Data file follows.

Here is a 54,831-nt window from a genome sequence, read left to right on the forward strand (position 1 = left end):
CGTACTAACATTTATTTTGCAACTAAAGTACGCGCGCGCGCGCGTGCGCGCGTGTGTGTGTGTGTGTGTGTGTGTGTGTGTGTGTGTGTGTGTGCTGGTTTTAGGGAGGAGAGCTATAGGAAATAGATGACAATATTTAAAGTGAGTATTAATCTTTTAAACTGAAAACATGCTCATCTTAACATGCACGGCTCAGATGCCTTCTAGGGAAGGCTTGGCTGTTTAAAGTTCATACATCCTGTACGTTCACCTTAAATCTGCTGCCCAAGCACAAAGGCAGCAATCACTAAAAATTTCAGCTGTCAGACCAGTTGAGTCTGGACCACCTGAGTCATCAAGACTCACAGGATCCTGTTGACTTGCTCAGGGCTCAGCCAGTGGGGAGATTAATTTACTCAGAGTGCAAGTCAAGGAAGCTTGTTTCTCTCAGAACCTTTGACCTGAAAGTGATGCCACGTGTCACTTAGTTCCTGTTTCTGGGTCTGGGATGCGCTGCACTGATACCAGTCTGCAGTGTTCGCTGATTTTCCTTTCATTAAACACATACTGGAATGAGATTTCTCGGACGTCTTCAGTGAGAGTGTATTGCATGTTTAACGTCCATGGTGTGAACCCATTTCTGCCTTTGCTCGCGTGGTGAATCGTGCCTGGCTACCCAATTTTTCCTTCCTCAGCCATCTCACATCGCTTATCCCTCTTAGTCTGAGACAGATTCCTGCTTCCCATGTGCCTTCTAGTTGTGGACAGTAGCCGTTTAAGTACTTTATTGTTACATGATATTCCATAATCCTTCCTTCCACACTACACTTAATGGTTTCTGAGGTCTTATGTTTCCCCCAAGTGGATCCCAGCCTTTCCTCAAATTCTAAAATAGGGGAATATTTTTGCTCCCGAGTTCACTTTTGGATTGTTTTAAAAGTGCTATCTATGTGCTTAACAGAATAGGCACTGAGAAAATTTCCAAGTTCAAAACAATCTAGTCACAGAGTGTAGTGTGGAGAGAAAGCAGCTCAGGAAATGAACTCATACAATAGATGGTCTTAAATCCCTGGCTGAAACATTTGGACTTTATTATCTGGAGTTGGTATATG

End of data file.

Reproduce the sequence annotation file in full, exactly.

Here is a 54,831-nt window from a genome sequence, read left to right on the forward strand (position 1 = left end):
CGTACTAACATTTATTTTGCAACTAAAGTACGCGCGCGCGCGCGTGCGCGCGTGTGTGTGTGTGTGTGTGTGTGTGTGTGTGTGTGTGTGTGTGCTGGTTTTAGGGAGGAGAGCTATAGGAAATAGATGACAATATTTAAAGTGAGTATTAATCTTTTAAACTGAAAACATGCTCATCTTAACATGCACGGCTCAGATGCCTTCTAGGGAAGGCTTGGCTGTTTAAAGTTCATACATCCTGTACGTTCACCTTAAATCTGCTGCCCAAGCACAAAGGCAGCAATCACTAAAAATTTCAGCTGTCAGACCAGTTGAGTCTGGACCACCTGAGTCATCAAGACTCACAGGATCCTGTTGACTTGCTCAGGGCTCAGCCAGTGGGGAGATTAATTTACTCAGAGTGCAAGTCAAGGAAGCTTGTTTCTCTCAGAACCTTTGACCTGAAAGTGATGCCACGTGTCACTTAGTTCCTGTTTCTGGGTCTGGGATGCGCTGCACTGATACCAGTCTGCAGTGTTCGCTGATTTTCCTTTCATTAAACACATACTGGAATGAGATTTCTCGGACGTCTTCAGTGAGAGTGTATTGCATGTTTAACGTCCATGGTGTGAACCCATTTCTGCCTTTGCTCGCGTGGTGAATCGTGCCTGGCTACCCAATTTTTCCTTCCTCAGCCATCTCACATCGCTTATCCCTCTTAGTCTGAGACAGATTCCTGCTTCCCATGTGCCTTCTAGTTGTGGACAGTAGCCGTTTAAGTACTTTATTGTTACATGATATTCCATAATCCTTCCTTCCACACTACACTTAATGGTTTCTGAGGTCTTATGTTTCCCCCAAGTGGATCCCAGCCTTTCCTCAAATTCTAAAATAGGGGAATATTTTTGCTCCCGAGTTCACTTTTGGATTGTTTTAAAAGTGCTATCTATGTGCTTAACAGAATAGGCACTGAGAAAATTTCCAAGTTCAAAACAATCTAGTCACAGAGTGTAGTGTGGAGAGAAAGCAGCTCAGGAAATGAACTCATACAATAGATGGTCTTAAATCCCTGGCTGAAACATTTGGACTTTATTATCTGGAGTTGGTATATG